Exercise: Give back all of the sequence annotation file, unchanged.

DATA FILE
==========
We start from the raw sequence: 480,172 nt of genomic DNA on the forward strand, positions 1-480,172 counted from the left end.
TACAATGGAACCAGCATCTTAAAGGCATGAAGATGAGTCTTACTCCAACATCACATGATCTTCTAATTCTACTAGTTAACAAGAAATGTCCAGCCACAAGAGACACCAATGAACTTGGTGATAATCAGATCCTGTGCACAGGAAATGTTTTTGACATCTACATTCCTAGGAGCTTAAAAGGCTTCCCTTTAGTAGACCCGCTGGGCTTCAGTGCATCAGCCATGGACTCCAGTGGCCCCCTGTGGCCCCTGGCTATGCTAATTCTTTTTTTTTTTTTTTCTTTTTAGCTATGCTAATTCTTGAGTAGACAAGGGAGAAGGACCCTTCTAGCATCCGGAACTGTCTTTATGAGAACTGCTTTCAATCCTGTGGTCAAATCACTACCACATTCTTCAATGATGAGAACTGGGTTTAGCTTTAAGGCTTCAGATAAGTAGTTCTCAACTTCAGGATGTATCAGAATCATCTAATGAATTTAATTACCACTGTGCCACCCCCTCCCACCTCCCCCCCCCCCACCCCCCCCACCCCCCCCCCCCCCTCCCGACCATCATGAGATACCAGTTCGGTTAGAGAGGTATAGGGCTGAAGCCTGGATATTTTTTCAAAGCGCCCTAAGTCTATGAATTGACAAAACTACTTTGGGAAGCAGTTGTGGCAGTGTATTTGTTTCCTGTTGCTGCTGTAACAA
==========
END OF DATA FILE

We start from the raw sequence: 480,172 nt of genomic DNA on the forward strand, positions 1-480,172 counted from the left end.
TACAATGGAACCAGCATCTTAAAGGCATGAAGATGAGTCTTACTCCAACATCACATGATCTTCTAATTCTACTAGTTAACAAGAAATGTCCAGCCACAAGAGACACCAATGAACTTGGTGATAATCAGATCCTGTGCACAGGAAATGTTTTTGACATCTACATTCCTAGGAGCTTAAAAGGCTTCCCTTTAGTAGACCCGCTGGGCTTCAGTGCATCAGCCATGGACTCCAGTGGCCCCCTGTGGCCCCTGGCTATGCTAATTCTTTTTTTTTTTTTTTCTTTTTAGCTATGCTAATTCTTGAGTAGACAAGGGAGAAGGACCCTTCTAGCATCCGGAACTGTCTTTATGAGAACTGCTTTCAATCCTGTGGTCAAATCACTACCACATTCTTCAATGATGAGAACTGGGTTTAGCTTTAAGGCTTCAGATAAGTAGTTCTCAACTTCAGGATGTATCAGAATCATCTAATGAATTTAATTACCACTGTGCCACCCCCTCCCACCTCCCCCCCCCCCACCCCCCCCACCCCCCCCCCCCCCTCCCGACCATCATGAGATACCAGTTCGGTTAGAGAGGTATAGGGCTGAAGCCTGGATATTTTTTCAAAGCGCCCTAAGTCTATGAATTGACAAAACTACTTTGGGAAGCAGTTGTGGCAGTGTATTTGTTTCCTGTTGCTGCTGTAACAA